Thursday, July 26, 2012

The Wall

Here's a fact about me that not everyone knows. I love baseball.

I remember the Atlanta Braves in the 80's. My earliest baseball memory is a hazy image in my head of the Braves playing the Cardinals in the 1982 NLCS. Without the aid of Wikipedia I can name so many of the major Braves players of the mid-eighties. They had players like Dale Murphy, Bruce Benedict, Chris Chambliss, Glen Hubbard, Rafael Ramirez, Bob Horner, Albert Hall, Claudell Washington, Phil Neikro, Gene Garber, Steve Bedrosian, and so on and so on. I could name more. Seriously, I could.

The eighties were a rough time to be a Braves fan, because the were always so bad, but they were all still superheroes to me. I wanted to be a baseball player. I still do.

So I jumped at the chance to join the office softball team. I'm trying to get my body back into shape. I started running again (ok, fine, I alternate between walking and jogging) a couple of weeks ago. And now, not only do I get to stand on a baseball field, swing a bat, run the bases, and play a position, but it's also some badly-needed exercise. Am I taking a casual public park softball league a little too seriously? Probably. But I love the diamond.

We had our first of two practices before the season starts last night, and playing softball is not as easy as I remember. I used to think softball and baseball were relatively low-effort activities. Maybe when I was more physically acive they were, but with somewhere in the neighborhood of 17 years of nearly complete inactivity behind me, I found myself wondering:

How do you tell the difference between a mental wall and a physical wall? You hear about "the wall", that moment you reach mentally where you want to quit, think you can't go on any longer, but you push through and succeed. But you also hear about people passing out from physical exertion. Not pretty. But those people probably thought they were just pushing through "the wall". How does a couch potato who hasn't exercised seriously since high school tell the difference?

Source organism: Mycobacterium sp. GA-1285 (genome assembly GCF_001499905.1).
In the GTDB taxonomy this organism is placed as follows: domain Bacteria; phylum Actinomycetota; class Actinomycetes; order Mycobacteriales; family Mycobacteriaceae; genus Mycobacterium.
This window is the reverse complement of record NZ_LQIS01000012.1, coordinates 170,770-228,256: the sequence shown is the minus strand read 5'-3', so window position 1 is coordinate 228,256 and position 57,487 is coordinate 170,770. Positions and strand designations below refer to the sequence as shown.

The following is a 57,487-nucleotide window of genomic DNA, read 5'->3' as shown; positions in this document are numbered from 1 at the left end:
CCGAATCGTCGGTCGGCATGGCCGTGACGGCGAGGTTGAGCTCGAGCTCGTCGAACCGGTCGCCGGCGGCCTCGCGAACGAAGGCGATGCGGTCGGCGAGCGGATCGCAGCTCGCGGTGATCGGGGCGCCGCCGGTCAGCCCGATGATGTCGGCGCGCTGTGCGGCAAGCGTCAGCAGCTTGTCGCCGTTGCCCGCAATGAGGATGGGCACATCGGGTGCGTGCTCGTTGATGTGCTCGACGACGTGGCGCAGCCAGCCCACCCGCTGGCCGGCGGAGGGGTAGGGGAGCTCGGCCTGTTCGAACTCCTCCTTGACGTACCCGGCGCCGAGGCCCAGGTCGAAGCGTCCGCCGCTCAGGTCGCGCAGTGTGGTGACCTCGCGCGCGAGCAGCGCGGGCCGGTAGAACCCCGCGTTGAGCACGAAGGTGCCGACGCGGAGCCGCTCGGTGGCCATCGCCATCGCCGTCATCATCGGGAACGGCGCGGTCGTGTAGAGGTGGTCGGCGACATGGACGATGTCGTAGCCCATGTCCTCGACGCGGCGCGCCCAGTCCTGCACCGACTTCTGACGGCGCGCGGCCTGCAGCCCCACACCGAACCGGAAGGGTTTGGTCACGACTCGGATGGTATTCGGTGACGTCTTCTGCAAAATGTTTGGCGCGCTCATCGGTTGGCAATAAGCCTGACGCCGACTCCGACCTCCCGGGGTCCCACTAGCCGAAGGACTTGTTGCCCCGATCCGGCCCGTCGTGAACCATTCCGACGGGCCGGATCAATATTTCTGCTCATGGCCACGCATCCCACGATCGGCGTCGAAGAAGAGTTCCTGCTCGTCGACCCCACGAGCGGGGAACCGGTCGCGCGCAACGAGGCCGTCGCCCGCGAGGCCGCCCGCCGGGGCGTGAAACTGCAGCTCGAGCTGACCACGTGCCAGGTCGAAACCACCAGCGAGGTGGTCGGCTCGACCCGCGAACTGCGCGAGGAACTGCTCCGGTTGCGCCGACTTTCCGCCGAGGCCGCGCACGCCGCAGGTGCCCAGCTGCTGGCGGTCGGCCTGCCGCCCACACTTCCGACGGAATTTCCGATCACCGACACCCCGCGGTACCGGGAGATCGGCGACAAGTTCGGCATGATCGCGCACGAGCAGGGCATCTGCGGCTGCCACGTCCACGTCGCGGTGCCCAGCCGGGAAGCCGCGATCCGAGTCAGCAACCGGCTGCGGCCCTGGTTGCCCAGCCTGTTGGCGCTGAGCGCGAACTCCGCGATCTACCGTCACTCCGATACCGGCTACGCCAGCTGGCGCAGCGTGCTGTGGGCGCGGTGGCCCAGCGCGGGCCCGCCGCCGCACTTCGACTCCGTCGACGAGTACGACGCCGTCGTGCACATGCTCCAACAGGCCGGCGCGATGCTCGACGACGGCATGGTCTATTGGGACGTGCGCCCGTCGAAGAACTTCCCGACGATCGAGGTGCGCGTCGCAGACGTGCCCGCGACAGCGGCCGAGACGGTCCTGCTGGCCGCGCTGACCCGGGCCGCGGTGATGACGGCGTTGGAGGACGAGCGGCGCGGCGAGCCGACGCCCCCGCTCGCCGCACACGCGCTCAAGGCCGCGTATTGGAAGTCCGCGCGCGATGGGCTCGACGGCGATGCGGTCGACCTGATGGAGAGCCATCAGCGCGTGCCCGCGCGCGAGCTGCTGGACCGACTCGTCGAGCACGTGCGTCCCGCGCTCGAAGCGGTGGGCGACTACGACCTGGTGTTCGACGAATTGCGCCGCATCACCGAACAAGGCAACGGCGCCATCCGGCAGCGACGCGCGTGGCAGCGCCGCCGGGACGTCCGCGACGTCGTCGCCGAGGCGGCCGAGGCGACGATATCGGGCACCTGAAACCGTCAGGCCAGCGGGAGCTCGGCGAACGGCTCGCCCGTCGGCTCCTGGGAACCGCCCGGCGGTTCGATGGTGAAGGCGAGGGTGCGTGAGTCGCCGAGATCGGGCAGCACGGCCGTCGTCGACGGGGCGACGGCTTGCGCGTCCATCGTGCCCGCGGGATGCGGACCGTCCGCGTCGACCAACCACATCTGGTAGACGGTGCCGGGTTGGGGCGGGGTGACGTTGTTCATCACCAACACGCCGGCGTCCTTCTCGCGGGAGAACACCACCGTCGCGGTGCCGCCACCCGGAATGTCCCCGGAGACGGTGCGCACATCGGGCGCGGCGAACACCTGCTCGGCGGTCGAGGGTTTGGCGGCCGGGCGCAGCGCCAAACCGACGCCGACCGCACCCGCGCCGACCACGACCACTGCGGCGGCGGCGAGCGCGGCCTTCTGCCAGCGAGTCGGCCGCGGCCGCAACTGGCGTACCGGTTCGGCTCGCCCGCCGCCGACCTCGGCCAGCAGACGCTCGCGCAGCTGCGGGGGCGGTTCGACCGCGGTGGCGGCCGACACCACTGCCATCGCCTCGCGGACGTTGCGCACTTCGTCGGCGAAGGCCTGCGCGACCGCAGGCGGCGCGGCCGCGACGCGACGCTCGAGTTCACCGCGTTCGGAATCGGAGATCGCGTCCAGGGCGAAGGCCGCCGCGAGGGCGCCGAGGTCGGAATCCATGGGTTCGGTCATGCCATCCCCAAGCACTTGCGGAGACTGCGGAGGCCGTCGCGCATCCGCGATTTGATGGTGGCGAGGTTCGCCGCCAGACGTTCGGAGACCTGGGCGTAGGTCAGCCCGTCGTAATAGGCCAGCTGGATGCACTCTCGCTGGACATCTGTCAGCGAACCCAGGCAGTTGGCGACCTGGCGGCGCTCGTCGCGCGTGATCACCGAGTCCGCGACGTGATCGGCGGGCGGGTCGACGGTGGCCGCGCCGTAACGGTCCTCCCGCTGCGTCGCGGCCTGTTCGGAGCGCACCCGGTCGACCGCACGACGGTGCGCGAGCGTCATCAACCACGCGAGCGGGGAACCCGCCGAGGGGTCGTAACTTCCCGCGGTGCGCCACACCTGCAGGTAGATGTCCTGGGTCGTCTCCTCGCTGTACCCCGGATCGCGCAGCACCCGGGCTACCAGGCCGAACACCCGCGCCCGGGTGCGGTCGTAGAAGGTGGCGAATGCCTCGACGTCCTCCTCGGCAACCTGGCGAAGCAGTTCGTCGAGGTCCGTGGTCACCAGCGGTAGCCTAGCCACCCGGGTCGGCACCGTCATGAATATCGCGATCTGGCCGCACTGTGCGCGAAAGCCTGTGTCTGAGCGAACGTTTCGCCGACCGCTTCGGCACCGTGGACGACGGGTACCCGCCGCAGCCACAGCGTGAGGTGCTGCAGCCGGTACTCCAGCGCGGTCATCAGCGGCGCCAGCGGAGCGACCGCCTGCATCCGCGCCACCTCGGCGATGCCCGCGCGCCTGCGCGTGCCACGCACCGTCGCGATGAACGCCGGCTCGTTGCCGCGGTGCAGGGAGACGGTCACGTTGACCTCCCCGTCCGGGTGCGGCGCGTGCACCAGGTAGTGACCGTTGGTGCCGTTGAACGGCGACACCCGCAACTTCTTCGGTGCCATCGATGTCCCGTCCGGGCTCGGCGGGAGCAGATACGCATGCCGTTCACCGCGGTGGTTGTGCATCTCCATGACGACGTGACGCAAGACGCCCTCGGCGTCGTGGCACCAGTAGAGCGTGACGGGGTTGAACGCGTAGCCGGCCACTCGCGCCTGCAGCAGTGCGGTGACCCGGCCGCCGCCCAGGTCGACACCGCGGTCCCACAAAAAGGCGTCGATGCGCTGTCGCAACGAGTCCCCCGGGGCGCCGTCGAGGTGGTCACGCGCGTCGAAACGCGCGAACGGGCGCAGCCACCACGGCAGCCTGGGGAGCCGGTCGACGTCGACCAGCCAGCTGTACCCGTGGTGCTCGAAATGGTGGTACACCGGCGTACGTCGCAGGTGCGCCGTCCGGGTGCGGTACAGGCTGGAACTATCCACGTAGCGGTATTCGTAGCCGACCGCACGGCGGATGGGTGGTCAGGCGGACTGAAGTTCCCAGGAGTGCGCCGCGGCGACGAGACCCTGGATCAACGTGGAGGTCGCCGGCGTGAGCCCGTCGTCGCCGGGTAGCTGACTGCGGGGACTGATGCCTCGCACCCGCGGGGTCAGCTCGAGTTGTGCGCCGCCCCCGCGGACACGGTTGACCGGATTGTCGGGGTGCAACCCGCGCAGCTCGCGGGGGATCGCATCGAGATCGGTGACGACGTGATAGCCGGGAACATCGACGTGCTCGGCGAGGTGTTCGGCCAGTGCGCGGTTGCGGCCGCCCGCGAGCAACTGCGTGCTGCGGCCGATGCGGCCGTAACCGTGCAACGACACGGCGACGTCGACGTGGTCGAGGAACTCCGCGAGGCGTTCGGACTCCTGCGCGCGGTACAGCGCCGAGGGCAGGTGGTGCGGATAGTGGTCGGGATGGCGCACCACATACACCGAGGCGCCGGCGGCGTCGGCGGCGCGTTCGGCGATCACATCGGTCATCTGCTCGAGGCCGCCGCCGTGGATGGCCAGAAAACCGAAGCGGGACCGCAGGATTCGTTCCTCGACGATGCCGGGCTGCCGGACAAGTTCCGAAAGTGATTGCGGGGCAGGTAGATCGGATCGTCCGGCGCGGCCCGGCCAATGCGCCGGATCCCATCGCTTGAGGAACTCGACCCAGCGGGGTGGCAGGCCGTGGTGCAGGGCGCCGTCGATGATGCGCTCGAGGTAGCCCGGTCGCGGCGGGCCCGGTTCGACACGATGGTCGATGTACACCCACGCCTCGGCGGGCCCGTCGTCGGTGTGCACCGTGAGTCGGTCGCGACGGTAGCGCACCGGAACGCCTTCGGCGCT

As I stood in the outfield (baseball fans: I deliberately chose to cover right field when I realized how winded and tired I was getting) desperately sucking as much air as I could, sweat pouring down my face, legs aching from the running, arm turning to jelly from all the throwing, I considered whether I would look back in two hours with relief or with regret.

I wanted to stop and tell everyone that I needed to sit and rest, but did I want that because I was about to faint or because I'm essentially weak-willed and give up too easily when faced with physical difficulty. There is some precedent for the latter.

Two things happened. First, my pride and my desire to impress my new coworkers and teammates made all of my questioning irrelevant. I've been at my job for less than two months, and beyond my desire to get out on the diamond and do something I love, I also want to build camraderie and relationships, especially since my boss and my boss's boss are both playing with me. I refused to show weakness.

Second, I stayed upright and even managed to get in a few more at-bats before the practice was over. I hung in there. I may have learned something more valuable if I had passed out, something about not being driven by pride and fear, but I lucked out and saved that lesson for another day.

I also had a stupid grin on my face all night. This is going to be fun.